In the face of the natural uncertainty surrounding any complex project, fixed scope and fixed deadlines, the team is encouraged to cut corners and lower software quality in order to deliver on time. The software will therefore require more handholding and manual workarounds, requiring greater time and cost from an operations team whose success is often measured by the cost of support. The ability to be efficient (solve the problem with the least waste) is also reduced, as rework and queue time is introduced between teams.

As the external environment becomes more volatile, uncertain, complex and ambiguous (VUCA), we see organisations doubling down on analysis and planning. The perverse effect of this additional upfront work is that it constrains our ability to be effective by further delaying customer feedback - which is vital to ensure we’re delivering the right thing.

The downward spiral of overplanning in a volatile environment, leading to reducing outcomes.

As our environment becomes more VUCA, we must be increasingly effective by ensuring teams have a shared understanding of the problem and by delivering value in small increments to customers - sensing and responding to their feedback as we go - and thus amplifying the effectiveness of what we deliver.

Challenge Two: Separating thinking from operations encourages misdiagnosis

Organisations are complex systems, where no one person understands the whole. They are interconnected, where one action often has multiple reactions - like pulling on the corner of a spider’s web.

As an example: a software team that wants to deliver value faster to their end users often must first break down their projects into smaller pieces. Breaking down projects into smaller pieces requires changes to how projects are defined, governed and financed, which in turn requires changes to how the software team collaborates with the wider business, e.g. how funding is divided and distributed, and how the success of the team and its members are measured. 

Dividing and separating enterprise organisations into smaller pieces often does not reduce complexity, but instead reduces how much any one person can see and understand. Staff are therefore less able to identify and diagnose the real cause of problems they see, and to anticipate possible negative consequences of their actions. Hierarchy further compounds this complexity, distancing leaders and their vision from on-the-ground reality, and vice-versa.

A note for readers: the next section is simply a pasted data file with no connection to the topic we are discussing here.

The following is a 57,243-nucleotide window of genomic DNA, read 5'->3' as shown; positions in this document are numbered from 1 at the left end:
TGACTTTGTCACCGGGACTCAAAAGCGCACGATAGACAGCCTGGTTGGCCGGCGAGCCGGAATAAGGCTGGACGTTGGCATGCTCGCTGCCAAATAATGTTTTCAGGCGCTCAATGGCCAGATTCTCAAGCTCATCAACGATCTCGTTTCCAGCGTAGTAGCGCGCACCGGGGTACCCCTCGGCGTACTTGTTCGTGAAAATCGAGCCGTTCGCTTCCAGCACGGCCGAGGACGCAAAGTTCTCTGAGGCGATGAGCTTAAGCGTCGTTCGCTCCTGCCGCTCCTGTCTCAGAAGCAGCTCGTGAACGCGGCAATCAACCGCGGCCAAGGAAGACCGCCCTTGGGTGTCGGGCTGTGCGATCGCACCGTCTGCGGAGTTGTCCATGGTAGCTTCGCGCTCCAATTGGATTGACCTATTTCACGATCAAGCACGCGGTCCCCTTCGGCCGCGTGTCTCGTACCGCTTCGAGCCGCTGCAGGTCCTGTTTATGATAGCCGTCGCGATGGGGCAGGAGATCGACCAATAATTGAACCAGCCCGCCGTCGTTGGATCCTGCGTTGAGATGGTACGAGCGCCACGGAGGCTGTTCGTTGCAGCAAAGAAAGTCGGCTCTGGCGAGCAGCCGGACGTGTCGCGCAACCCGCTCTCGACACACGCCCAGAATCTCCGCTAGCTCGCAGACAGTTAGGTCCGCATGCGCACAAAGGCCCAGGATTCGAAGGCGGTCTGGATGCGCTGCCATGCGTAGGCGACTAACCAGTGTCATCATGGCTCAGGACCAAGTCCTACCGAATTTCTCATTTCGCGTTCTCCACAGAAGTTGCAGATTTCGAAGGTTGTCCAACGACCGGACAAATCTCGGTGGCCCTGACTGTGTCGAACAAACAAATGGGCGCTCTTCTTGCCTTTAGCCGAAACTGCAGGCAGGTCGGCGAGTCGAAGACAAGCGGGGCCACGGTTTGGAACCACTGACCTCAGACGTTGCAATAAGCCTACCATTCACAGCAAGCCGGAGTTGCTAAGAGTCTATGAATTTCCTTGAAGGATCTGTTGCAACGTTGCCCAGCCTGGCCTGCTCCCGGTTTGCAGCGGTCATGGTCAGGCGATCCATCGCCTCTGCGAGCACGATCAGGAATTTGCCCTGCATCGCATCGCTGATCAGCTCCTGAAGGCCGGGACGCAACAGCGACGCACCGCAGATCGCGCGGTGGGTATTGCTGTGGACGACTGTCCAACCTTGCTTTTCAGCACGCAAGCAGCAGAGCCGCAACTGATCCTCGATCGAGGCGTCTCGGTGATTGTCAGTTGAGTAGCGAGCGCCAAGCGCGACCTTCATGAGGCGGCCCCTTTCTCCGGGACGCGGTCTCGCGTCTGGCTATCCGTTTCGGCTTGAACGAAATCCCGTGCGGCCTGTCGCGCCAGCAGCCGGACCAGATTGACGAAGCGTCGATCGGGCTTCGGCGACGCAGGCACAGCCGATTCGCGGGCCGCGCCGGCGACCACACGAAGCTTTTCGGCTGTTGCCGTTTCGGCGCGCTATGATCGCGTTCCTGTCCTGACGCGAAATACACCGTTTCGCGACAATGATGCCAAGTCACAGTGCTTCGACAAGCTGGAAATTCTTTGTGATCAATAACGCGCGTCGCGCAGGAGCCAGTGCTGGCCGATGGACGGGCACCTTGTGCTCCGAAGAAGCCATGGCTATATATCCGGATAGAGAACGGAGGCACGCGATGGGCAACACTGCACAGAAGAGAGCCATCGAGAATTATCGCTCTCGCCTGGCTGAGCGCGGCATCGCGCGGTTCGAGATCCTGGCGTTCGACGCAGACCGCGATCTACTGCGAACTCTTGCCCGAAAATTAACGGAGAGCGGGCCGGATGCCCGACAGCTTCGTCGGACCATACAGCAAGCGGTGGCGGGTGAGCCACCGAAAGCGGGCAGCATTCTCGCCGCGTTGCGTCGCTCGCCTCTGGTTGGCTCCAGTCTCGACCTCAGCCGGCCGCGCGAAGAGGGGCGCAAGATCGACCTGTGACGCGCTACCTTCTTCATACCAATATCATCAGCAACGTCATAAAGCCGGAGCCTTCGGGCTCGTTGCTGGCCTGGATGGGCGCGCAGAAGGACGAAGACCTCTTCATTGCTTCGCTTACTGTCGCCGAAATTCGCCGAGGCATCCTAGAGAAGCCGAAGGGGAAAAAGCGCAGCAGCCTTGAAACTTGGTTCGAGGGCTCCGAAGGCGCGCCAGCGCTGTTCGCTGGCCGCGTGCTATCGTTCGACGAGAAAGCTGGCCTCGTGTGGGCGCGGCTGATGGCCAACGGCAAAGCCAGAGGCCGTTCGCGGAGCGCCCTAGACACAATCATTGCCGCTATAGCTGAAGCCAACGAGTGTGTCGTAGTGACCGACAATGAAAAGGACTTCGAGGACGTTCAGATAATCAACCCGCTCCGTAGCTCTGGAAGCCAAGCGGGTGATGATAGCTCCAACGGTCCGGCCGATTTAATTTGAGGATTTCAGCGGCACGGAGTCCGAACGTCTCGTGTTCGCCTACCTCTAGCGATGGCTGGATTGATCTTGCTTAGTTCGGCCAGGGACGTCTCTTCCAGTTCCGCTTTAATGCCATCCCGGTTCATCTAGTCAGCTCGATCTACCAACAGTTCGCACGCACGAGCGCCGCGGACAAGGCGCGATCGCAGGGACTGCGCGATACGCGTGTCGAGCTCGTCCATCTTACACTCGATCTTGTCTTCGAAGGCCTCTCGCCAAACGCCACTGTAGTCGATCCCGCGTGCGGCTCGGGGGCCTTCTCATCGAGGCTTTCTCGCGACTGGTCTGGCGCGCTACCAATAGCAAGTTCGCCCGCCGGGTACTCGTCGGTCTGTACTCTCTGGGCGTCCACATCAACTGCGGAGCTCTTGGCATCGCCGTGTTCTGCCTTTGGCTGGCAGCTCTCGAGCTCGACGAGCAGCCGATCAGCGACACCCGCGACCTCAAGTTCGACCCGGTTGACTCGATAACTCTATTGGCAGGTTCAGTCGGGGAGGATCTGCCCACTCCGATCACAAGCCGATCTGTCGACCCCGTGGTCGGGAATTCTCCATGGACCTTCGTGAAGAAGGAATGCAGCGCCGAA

Like a well-intentioned but misled doctor, complexity encourages leaders to continue on a downward spiral of misdiagnosis and incorrect treatment.

As an example: Deming talked of leaders who installed inspirational posters on factory floors encouraging “Zero defects!”, and measured workers on achieving such lofty targets. Unfortunately, the cause of defects often lay in the hands of management through not responding to worker requests to replace faulty equipment, or not supporting sufficient on-the-job training. Whilst leaders had misdiagnosed the cause as the need to motivate their workers, the cause actually lay in their not responding to workers’ requests.

If management sets quantitative targets and makes people’s job depend on meeting them, they will likely meet the targets – even if they have to destroy the enterprise to do it.

-- W. Edwards Deming

As we encounter symptoms, we must first find their cause. Responding to the symptoms directly wastes effort and compounds their effect - such as adding further gates to the governance process in an attempt to improve software quality, only to increase hand-offs and slow delivery - encouraging more corners to be cut.

Enter Systems Thinking

Systems Thinking is a method for understanding an organisation as a whole. It provides a way of identifying the real root cause behind the problems we observe.

Every system exhibits a multitude of symptoms. Logic suggests that similar symptoms are generally linked to a common underlying root cause. Solving the root cause will remove the symptoms in one go, whereas attempting to tackle the symptoms individually will generally offer temporary relief at most. This is similar to doctors - they do not prescribe one treatment per symptom, but instead prescribe a single cure for the underlying cause of those symptoms.

I smile and start to count on my fingers: One, people are good. Two, every conflict can be removed. Three, every situation, no matter how complex it initially looks, is exceedingly simple. Four, every situation can be substantially improved; even the sky is not the limit.

-- Eliyahu M. Goldratt

Systems Thinking is different from analytical thinking, which is the traditional way we’re taught to solve problems. Analytical thinking involves attempting to understand the whole by understanding each part in isolation, neglecting the interconnectivity. We cannot understand how a car operates—and how to improve its performance—by analysing each individual piece in isolation. We must understand how the parts interact with each other, and how those interactions can be improved.